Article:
Foreign exchange (forex) is the largest and most liquid market in the world, with over $5 trillion traded daily. When trading currencies, forex traders always specify a base currency and a quote currency to establish currency pairs for trading. The base currency serves an important function in forex trading and has implications for profit and loss calculations.

In this comprehensive guide, we’ll explain what base currency means, how it works, and why it matters for your forex trading strategy and money management.

What is Base Currency in Forex?

In the forex market, currencies are quoted in pairs like EUR/USD or USD/JPY. The first currency in a forex pair is called the base currency, and the second is called the quote or counter currency.

For example:

  • EUR/USD: EUR is the base currency and USD is the quote currency
  • USD/JPY: USD is the base currency and JPY is the quote currency

The base currency is used as the reference point for quotes, pricing, and trading. When looking at a currency pair quote, the value is how much one unit of the quote currency costs in the base currency.

For EUR/USD quoted at 1.1200, one USD costs 1.1200 EUR. Traders analyze the relative value of the base currency vs the quote currency when deciding to buy or sell a currency pair.

Why Base Currency Matters

The base currency in a forex pair determines quite a few important factors for your trading:

forex currency

1. Trade P&L Calculations

Profit or loss from a forex trade is calculated in the base currency. For example, if you buy EUR/USD, gains and losses are calculated in EUR. If you close out a long EUR/USD trade for a 1,000 pip gain when held at standard size of 100,000 units, that equates to a €10,000 profit since EUR is the base currency.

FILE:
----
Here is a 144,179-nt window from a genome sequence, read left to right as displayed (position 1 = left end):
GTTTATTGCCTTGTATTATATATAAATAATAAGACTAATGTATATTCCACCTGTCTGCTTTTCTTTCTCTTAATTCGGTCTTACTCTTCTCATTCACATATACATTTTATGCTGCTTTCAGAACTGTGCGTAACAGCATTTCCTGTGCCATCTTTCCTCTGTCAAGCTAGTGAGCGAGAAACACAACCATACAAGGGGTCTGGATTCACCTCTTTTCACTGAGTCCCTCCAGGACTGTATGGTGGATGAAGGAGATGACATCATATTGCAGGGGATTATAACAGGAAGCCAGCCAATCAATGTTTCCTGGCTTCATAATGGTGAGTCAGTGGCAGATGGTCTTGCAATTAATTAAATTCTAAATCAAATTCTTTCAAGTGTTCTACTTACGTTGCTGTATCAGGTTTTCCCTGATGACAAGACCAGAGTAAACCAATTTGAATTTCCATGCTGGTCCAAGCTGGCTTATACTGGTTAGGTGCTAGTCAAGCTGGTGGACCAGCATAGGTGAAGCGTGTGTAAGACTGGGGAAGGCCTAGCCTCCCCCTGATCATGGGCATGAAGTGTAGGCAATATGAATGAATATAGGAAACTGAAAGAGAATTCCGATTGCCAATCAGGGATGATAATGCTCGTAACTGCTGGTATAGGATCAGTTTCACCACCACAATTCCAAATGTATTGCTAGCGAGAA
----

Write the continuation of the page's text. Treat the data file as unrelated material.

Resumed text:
2. Lot Sizes

Standard forex lot sizes are denominated in the base currency. For EUR/USD, the standard lot size is 100,000 units of the base currency, which is €100,000 for this pair. For USD/JPY, the standard lot size is $100,000. Lot sizes for exotic pairs may be lower since currencies with higher value per unit are often the base.

3. Account Statements

Forex account statements will show balances in the account’s base currency, which is chosen when opening the account. All profits, losses, deposits, and withdrawals are rolled up into the base currency balance.

4. Margin Requirements

Margin requirements from brokers are typically calculated in the base currency. For 50:1 leverage in trading EUR/USD, the margin requirement is €2,000 per standard lot. Margin requirements remain constant in the base currency, even as exchange rates fluctuate.

5. Currency Conversion for Deposits/Withdrawals

Depositing or withdrawing funds from a forex account often requires converting to/from the base currency. Traders must account for conversion rates if the account base currency differs from their bank currency or the currency they wish to deposit/withdraw.

As you can see, the base currency serves as an anchor for all critical calculations in forex trading. It’s essential for traders to understand and account for the base currency in order to properly interpret trading results and manage risks.

How Base Currency is Determined

So how is the base currency even determined for a forex currency pair in the first place? There are a few key criteria used:

1. Major/Minor Currencies

In general, major currencies like the US dollar, Euro, Japanese Yen, and British Pound are used as the base in currency pairs. The major currency acts as the baseline value, while the minor currency fluctuates in relation.

2. Higher Value Currency

Between two major currencies, the one with higher relative value per unit is typically the base. EUR/USD shows this, with 1 EUR worth more than 1 USD.

3. Most Traded Pair

For currency pairs that are actively traded in both directions, forex convention is to show the most common quote direction as the standard pair. EUR/USD and USD/JPY are far more commonly traded than their counterparts (USD/EUR, JPY/USD), so the major currencies serve as base.